The Miracle of the Book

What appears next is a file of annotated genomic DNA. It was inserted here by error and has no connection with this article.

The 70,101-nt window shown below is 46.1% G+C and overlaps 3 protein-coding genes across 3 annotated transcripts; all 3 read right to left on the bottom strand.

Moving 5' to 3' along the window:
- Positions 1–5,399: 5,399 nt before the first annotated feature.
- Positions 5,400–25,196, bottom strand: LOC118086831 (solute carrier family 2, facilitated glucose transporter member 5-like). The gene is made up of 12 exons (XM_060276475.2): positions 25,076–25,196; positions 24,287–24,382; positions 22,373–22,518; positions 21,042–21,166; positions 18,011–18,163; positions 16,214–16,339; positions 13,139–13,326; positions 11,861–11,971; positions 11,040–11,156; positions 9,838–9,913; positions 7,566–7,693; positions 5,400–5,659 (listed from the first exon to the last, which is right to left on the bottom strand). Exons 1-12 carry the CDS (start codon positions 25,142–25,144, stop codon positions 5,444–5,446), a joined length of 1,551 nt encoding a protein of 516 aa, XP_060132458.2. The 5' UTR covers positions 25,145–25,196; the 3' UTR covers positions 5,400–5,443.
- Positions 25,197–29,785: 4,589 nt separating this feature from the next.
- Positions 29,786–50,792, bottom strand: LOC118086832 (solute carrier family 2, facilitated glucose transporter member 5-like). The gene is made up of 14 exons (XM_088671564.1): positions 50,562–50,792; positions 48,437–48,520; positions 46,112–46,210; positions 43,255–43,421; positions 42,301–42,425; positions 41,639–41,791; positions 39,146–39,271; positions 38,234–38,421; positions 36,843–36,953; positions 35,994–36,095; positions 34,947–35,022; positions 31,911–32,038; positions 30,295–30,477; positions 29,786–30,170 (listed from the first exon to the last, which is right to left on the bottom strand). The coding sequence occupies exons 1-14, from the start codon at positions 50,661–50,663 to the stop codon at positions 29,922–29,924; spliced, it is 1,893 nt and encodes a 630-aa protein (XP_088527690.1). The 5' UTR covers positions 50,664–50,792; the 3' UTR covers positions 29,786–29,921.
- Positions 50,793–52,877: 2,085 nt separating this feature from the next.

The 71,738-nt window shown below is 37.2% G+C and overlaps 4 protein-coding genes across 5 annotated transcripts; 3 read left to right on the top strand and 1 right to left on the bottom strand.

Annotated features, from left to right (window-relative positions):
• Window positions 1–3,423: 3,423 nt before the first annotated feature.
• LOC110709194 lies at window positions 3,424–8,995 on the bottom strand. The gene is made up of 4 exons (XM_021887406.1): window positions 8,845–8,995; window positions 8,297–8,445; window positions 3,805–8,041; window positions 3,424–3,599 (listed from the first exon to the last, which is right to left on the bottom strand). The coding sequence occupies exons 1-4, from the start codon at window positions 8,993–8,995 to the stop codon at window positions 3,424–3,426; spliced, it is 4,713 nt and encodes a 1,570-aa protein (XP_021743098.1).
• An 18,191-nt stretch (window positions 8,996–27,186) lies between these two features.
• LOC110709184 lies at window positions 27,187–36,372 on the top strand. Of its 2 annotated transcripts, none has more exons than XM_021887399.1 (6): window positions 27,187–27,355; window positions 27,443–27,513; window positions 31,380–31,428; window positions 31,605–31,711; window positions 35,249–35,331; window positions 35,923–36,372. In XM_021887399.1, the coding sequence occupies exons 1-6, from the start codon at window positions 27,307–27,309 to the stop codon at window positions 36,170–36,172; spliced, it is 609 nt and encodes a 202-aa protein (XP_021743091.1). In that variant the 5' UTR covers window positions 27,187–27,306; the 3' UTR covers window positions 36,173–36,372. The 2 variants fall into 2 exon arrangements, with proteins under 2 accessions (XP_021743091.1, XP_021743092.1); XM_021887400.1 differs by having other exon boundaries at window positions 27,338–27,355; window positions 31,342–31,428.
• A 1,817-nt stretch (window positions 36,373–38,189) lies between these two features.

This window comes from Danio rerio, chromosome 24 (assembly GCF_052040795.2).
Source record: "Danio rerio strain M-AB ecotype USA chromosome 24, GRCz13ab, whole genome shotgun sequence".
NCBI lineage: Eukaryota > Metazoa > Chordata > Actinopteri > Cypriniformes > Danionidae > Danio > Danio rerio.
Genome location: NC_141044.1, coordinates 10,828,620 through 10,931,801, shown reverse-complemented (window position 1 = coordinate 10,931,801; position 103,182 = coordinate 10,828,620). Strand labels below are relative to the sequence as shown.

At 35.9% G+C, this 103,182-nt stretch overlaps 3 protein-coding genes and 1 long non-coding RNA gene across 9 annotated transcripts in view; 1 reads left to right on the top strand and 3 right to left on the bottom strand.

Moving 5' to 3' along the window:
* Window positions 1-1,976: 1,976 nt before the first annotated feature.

As we have suggested here, Royer used a coordinated visual rhetoric to communicate with other bibliophiles. It was common practice for late nineteenth- and early twentieth-century bookmakers to craft their books so that the physical object represented the themes of the text contained within it. The term “bibliophile” is not applied lightly to Joseph Royer. Neither he nor his brother ever married. They dedicated their lives to producing works of art and conserving the past. Seemingly, Joseph lived in the shadow of Charles, and has been referred to as the “lesser” brother, and while Charles’ devotion to Musée d’Art et d’Histoire is evident, it is Joseph’s dedication to book arts that rewrites the narrative of the community’s history. The Didier, the first text that Joseph Royer designed and made, seems to reflect the circumstances of his own life, his own desires. Didier, a simple man of no particular talent, is able to rise and become a hero of Langres through faith alone. His miraculous investiture mirrors that of Aaron, who, like Joseph, is the lesser brother: “[M]éprisé et inconnu sur la terre, jusqu’à ce qu’il plut à Dieu” [Scorned and unknown on the earth, until it pleased God] (fol. 3r). We might well imagine that Royer created this book as an expression and consummation of his own desires as a bibliophile and son of Langres. The reasons behind Royer’s celebration of Langres precisely at the start of a new century may have to do with francophone anxieties about Germany’s 1871 annexation of Alsace-Lorraine and the establishment of the German national state following France’s defeat in the Franco-Prussian War. As a fortified city in northeastern France, Langres occupied a strategic but precarious location in the face of any future offensive. Eight forts were built around Langres in the late-nineteenth century to protect the city from Germany. That Royer’s book is a narrative about Vandal violence against the Langrois provides one possibility for the production of the Royer Didier at the fin-de-siècle.  In using book arts to stage the town’s history, Royer—himself a collector of medieval Langrois books—presented a beautifully illuminated devotional that rewrites the medieval past from a nineteenth-century vantage, suggesting to the townspeople that should they again be faced with the threat of Germanic violence, God and his Didier will sustain them. Or, it may have simply offered a personal message of reassurance. If the book were made for Royer’s own private devotions, it would explain why it was not donated to the Société Historique et Archéologique de Langres. Given this, it is surprising that this honorific to the city of Langres was not included in the donation, when one realizes that the museum itself was born out of the deconsecrated space of a Romanesque church where the medieval tomb of Didier was located and where its remnants remain. This chapel, adjacent to the city’s cathedral, was transformed into the repository of Langres’ lapidary history in 1838 (Figure 11).